Best Place to Find Discussion Boards

Remarq (http://www.remarq.com)

Net newcomers tend to think the Web is the Internet, but that's not so; a huge amount of the data transmitted over the Net is part of a large number of discussion boards called Usenet. There are more than 30,000 of these boards (called newsgroups) on Usenet, and chances are good that your ISP (Internet service provider) doesn't carry the entire newsfeed. That's why you'll want to turn to Remarq, which not only has virtually all of Usenet but also stores it so you can search down discussions about, well, just about anything. Remarq organizes newsgroups into subject areas and puts a friendlier face on Usenet's arcane naming structure, so you don't have to remember the name of the comp.sys.mac.misc newsgroup.

Best Place to Decipher Tech Terms

Computer Currents High-Tech Dictionary

(http://www.currents.net/resources/dictionary/inex.html)Can't tell a GIF from a GIMP or a VAR from a VAD? You're not alone. There are so many acronyms and technical terms to keep track of in the computer field that it's good we have the High-Tech Dictionary to separate the real terms from the technobabble. In addition to a searchable database of tech terms, the site has a list of emoticons (those sideways facial expressions made from keystrokes), HTML tags, file extensions, and Internet domain suffixes. The site can also generate a random term.

Best Place to Look for a Job

Monster.com (http://www.monster.com)

Tired of your job? Looking for a new one but don't have the time to pound the pavement or scan through the Sunday paper? Monster.com may just have your new job waiting for you. You can use the site by browsing the job listings, sorted (of course) by geography, category, and keywords. Or if you're ready to make the jump to "e-lancing," you can list yourself in an auction where employers bid for your skills. The site also includes job-hunting resources; lets you store your résumé online; and has thousands of company profiles, so you can check out a potential employer before you apply.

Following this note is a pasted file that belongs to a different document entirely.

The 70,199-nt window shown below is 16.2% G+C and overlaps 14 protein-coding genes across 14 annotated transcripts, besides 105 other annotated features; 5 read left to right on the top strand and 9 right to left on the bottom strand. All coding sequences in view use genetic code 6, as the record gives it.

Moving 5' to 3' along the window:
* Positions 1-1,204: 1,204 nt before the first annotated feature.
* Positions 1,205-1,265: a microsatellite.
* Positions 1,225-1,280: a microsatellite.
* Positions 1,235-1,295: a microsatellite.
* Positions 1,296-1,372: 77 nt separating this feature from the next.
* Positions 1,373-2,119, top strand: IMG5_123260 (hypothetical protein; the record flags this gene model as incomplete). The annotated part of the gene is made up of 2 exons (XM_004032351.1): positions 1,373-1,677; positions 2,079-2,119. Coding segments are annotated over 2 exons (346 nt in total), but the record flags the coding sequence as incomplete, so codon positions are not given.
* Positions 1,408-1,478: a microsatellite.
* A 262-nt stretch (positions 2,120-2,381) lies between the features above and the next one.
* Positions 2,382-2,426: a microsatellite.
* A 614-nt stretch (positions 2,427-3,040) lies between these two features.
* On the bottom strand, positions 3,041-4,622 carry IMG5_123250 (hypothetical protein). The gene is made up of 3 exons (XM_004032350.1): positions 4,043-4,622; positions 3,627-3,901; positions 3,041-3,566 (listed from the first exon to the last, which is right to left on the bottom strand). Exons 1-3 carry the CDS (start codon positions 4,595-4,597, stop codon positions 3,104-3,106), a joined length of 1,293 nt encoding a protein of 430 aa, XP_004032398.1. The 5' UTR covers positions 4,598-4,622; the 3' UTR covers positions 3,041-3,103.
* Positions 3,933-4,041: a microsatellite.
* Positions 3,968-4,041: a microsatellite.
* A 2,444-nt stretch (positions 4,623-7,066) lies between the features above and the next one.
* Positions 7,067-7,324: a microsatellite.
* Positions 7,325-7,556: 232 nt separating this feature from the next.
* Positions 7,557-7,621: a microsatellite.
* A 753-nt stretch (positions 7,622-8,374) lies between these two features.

Best Place to Find Movie and TV Info

The Internet Movie Database (http://www.imdb.com)The ultimate resource for settling bar bets about virtually any movie or television program, IMDb (now owned by Amazon.com) has listings of titles, people (actors, actresses, and crew), characters, plots, and famous quotes.

You'll also find their lists of the top films of all time (as well as the worst!) and Academy Award winners. You can even discover which entertainers share your birthday. My favorite IMDb features are the listings of trivia and goofs associated with individual movies. If you've ever wondered about the significance of oranges in the Godfather movies or thought you saw a mistake in Terminator 2, you can get the facts here.

In recent months, the site has transformed from a directory of film and TV information into an entertainment portal with discussion boards, local movie times, and entertainment news. IMDb accepts some reader submissions, so if you know something about a movie that's not already in the database, you can add it (they'll check what you tell them, of course).

Best Site for Finding Web Graphics

Art Today (http://www.arttoday.com)

Looking for graphics for your Web site? Want a snappy look but aren't so hot with Photoshop? Look no further than Art Today, which has 150GB of images available for paid members to download (membership starts at $29.95 per year and goes up to $99.95 per year). But a free membership still gives you access to over 40,000 Web graphics. The free images include buttons, icons, backgrounds, and other useful graphics. When you cough up some cash, you get access to clip art, photographs, and fonts.

Best Way to Find Web Logs